Uzbekistan: US-backed dictator drowns uprising in blood
Bill Van Auken
14 May 2005
Local hospitals reported that dozens of people were shot to death and scores more wounded by Uzbekistan government forces in the eastern city of Andijan Friday after protesters stormed government offices and a jail, freeing thousands of prisoners.
According to reports from the city, military units opened fire on a demonstration of several thousand men, women and children in the city’s central square. The protesters had gathered chanting for “justice” and “freedom” and jobs.
The uprising was sparked by the jailing of 23 local men, many of them prominent business owners, who were accused by the government of Islamic extremism. Underlying the confrontation, however, was longstanding popular anger over mass unemployment, poverty and the brutal methods of the autocratic regime of President Islam Karimov, a key ally of the Bush administration in the so-called global war on terrorism.
The country of 26 million people is the largest of the former Soviet republics in Central Asia.
The Karimov regime branded the protesters as “bandits,” “criminals” and “extremists” and refused any negotiations. The government-owned media broadcast false reports that “rebels” were using women and children as “human shields,” even as Uzbek soldiers were gunning down women and children in the streets.
To prevent any independent reporting of the repression, the Uzbek government blocked international television signals from CNN, BBC and Russian networks.
The unrest began Wednesday with peaceful protests outside the courtroom where the 23 men were being placed on trial. But then on Friday morning, a crowd took over a local military camp, stealing dozens of weapons and marching on the prison where the defendants were held.
The mostly youthful demonstrators participating in the action denied that they had any connection to the country’s Islamic fundamentalist movement.
“They say they are not Islamic extremists. They are just ordinary people who are tired of unemployment, who are tired of injustice, and they just want better living conditions,” Galima Bukharbaeva, the country director in Uzbekistan for the Institute for War and Peace Reporting, told CNN.
The Bush White House issued a hypocritical statement urging “restraint” by both the massacred demonstrators and their government killers.
“The people of Uzbekistan want to see a more representative and democratic government. But that should come through peaceful means not through violence, and that’s what our message is,” White House spokesman Scott McClellan said. “We have had concerns about human rights in Uzbekistan, but we are concerned about the outbreak of violence, particularly by some members of a terrorist organization that were freed from prison.”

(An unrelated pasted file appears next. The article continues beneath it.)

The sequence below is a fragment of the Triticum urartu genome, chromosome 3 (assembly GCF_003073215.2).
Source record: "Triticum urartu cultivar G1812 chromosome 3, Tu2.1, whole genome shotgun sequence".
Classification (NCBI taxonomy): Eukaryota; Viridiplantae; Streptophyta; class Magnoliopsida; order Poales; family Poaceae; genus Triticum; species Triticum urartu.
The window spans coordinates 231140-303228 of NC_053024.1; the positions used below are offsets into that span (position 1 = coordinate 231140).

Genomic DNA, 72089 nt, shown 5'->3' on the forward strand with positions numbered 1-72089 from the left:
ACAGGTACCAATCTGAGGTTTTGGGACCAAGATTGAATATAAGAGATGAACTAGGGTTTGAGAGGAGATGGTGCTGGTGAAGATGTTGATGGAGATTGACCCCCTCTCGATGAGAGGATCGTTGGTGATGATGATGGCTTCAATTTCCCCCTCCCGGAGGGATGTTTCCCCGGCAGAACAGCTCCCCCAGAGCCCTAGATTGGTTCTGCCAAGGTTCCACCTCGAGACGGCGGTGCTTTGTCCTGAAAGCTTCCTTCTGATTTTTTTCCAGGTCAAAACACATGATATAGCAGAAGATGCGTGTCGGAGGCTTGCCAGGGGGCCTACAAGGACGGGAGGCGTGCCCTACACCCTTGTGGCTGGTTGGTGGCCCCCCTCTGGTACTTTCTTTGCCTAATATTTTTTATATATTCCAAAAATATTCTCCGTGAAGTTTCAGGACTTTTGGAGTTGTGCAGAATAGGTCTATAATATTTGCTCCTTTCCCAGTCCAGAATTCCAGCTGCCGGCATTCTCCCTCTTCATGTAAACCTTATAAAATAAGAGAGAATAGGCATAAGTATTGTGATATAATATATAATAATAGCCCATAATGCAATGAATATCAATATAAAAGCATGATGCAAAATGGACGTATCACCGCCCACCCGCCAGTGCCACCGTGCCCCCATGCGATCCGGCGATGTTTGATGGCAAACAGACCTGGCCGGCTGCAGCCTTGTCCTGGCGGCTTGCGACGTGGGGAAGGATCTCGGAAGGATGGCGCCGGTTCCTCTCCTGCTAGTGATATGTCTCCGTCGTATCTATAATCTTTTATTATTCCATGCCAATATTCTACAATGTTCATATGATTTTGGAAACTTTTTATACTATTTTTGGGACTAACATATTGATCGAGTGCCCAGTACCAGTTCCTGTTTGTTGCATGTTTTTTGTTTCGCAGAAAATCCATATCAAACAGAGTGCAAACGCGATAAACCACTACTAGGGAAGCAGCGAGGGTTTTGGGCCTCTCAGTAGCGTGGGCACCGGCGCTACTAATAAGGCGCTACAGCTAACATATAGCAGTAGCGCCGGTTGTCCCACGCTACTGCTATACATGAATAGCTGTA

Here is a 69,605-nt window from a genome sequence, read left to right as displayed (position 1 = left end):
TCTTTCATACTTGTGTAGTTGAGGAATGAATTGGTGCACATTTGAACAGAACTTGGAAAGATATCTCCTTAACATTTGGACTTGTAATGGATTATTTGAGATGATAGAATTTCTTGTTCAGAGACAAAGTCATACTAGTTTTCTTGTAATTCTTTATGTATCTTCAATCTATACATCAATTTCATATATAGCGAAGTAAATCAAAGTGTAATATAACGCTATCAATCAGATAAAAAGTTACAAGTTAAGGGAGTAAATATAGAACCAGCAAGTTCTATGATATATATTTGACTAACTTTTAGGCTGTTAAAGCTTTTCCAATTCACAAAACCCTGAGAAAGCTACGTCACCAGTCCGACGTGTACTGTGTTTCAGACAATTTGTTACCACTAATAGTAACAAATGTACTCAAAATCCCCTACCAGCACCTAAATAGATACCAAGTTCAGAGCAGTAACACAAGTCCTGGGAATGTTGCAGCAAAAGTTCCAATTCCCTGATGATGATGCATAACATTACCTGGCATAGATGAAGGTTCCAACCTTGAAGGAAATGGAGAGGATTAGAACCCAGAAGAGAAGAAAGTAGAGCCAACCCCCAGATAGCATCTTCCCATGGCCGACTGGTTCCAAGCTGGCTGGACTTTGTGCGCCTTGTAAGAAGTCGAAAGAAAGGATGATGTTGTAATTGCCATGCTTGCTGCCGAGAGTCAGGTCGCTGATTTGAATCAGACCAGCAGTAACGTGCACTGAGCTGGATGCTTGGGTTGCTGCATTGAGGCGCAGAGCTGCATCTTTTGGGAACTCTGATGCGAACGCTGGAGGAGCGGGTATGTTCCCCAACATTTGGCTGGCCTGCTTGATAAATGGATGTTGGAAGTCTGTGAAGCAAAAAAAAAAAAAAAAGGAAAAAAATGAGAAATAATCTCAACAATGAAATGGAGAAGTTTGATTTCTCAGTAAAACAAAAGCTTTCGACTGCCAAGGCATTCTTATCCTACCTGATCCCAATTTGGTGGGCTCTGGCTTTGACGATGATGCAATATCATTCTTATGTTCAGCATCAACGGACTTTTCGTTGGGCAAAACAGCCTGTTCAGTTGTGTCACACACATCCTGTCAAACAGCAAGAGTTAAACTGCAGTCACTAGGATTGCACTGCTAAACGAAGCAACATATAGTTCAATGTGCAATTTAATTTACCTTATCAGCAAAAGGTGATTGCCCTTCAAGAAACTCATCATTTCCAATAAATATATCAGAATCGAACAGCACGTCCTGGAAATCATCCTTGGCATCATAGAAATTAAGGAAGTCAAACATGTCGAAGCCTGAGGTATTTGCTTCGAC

Karimov, a former secretary of the Communist Party, has close relations with Washington. He has banned opposition parties for more than a decade, carries out strict press censorship and is holding an estimated 6,000 political prisoners. His regime is infamous for its use of the most brutal means of torture.
The former British ambassador to Uzbekistan Craig Murray testified that he had seen photographic evidence that interrogations include the use of drowning, suffocation, rape and even boiling the victims to death.
In a confidential memo to the British Foreign Office that was leaked to the Financial Times last year, Murray wrote: “Uzbek officials are torturing prisoners to extract information [about reported terrorist operations], which is supplied to the US and passed through its Central Intelligence Agency to the UK.”
While the US State Department has issued formal reports criticizing the regime for human rights violations, the Bush administration has authorized the CIA and the military to “render” those it has detained in the “war on terrorism” to Uzbekistan, precisely because the regime practices torture.
Karimov’s dictatorship receives hundred of million of dollars annually in aid from the US in return for providing the Pentagon with a key military base at Qarshi Hanabad, where approximately 1,500 US personnel are stationed. The base serves as a major supply facility for the continuing war in neighboring Afghanistan as well as a platform for projecting US military power in the rest of Central Asia.
The Uzbek dictator has been able to draw on Washington’s support, claiming that his brutal methods against his own people are part of the worldwide struggle against terrorism.
There were reports that Karimov flew from the capital of Tashkent to personally direct the repression in Andijan.